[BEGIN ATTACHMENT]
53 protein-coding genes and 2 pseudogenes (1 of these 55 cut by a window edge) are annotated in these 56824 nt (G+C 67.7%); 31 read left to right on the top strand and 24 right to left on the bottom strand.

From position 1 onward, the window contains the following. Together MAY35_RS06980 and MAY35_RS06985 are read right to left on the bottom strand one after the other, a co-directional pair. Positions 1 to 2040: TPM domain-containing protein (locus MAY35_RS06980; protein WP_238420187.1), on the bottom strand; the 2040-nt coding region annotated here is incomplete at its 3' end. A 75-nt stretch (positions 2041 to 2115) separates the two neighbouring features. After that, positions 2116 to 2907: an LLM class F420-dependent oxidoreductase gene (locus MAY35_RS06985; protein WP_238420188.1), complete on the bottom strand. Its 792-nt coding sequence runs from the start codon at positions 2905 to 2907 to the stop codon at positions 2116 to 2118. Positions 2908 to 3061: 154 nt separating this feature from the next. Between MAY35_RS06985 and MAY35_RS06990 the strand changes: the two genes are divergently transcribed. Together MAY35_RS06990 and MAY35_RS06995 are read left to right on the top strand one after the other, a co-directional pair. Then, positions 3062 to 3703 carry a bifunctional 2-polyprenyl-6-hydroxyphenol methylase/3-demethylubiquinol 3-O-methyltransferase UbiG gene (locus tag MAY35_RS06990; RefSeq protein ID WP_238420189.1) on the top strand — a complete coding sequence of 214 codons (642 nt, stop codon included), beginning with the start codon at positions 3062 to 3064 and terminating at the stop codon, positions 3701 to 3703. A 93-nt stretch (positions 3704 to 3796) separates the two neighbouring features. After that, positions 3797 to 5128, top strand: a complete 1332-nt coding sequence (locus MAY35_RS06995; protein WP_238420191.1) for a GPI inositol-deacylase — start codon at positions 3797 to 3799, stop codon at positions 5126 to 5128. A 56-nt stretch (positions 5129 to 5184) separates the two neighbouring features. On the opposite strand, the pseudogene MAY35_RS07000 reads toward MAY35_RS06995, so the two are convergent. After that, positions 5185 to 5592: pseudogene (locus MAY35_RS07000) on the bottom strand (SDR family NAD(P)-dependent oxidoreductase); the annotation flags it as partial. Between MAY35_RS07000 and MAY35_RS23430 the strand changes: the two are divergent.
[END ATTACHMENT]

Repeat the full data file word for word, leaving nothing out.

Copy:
53 protein-coding genes and 2 pseudogenes (1 of these 55 cut by a window edge) are annotated in these 56824 nt (G+C 67.7%); 31 read left to right on the top strand and 24 right to left on the bottom strand.

From position 1 onward, the window contains the following. Together MAY35_RS06980 and MAY35_RS06985 are read right to left on the bottom strand one after the other, a co-directional pair. Positions 1 to 2040: TPM domain-containing protein (locus MAY35_RS06980; protein WP_238420187.1), on the bottom strand; the 2040-nt coding region annotated here is incomplete at its 3' end. A 75-nt stretch (positions 2041 to 2115) separates the two neighbouring features. After that, positions 2116 to 2907: an LLM class F420-dependent oxidoreductase gene (locus MAY35_RS06985; protein WP_238420188.1), complete on the bottom strand. Its 792-nt coding sequence runs from the start codon at positions 2905 to 2907 to the stop codon at positions 2116 to 2118. Positions 2908 to 3061: 154 nt separating this feature from the next. Between MAY35_RS06985 and MAY35_RS06990 the strand changes: the two genes are divergently transcribed. Together MAY35_RS06990 and MAY35_RS06995 are read left to right on the top strand one after the other, a co-directional pair. Then, positions 3062 to 3703 carry a bifunctional 2-polyprenyl-6-hydroxyphenol methylase/3-demethylubiquinol 3-O-methyltransferase UbiG gene (locus tag MAY35_RS06990; RefSeq protein ID WP_238420189.1) on the top strand — a complete coding sequence of 214 codons (642 nt, stop codon included), beginning with the start codon at positions 3062 to 3064 and terminating at the stop codon, positions 3701 to 3703. A 93-nt stretch (positions 3704 to 3796) separates the two neighbouring features. After that, positions 3797 to 5128, top strand: a complete 1332-nt coding sequence (locus MAY35_RS06995; protein WP_238420191.1) for a GPI inositol-deacylase — start codon at positions 3797 to 3799, stop codon at positions 5126 to 5128. A 56-nt stretch (positions 5129 to 5184) separates the two neighbouring features. On the opposite strand, the pseudogene MAY35_RS07000 reads toward MAY35_RS06995, so the two are convergent. After that, positions 5185 to 5592: pseudogene (locus MAY35_RS07000) on the bottom strand (SDR family NAD(P)-dependent oxidoreductase); the annotation flags it as partial. Between MAY35_RS07000 and MAY35_RS23430 the strand changes: the two are divergent.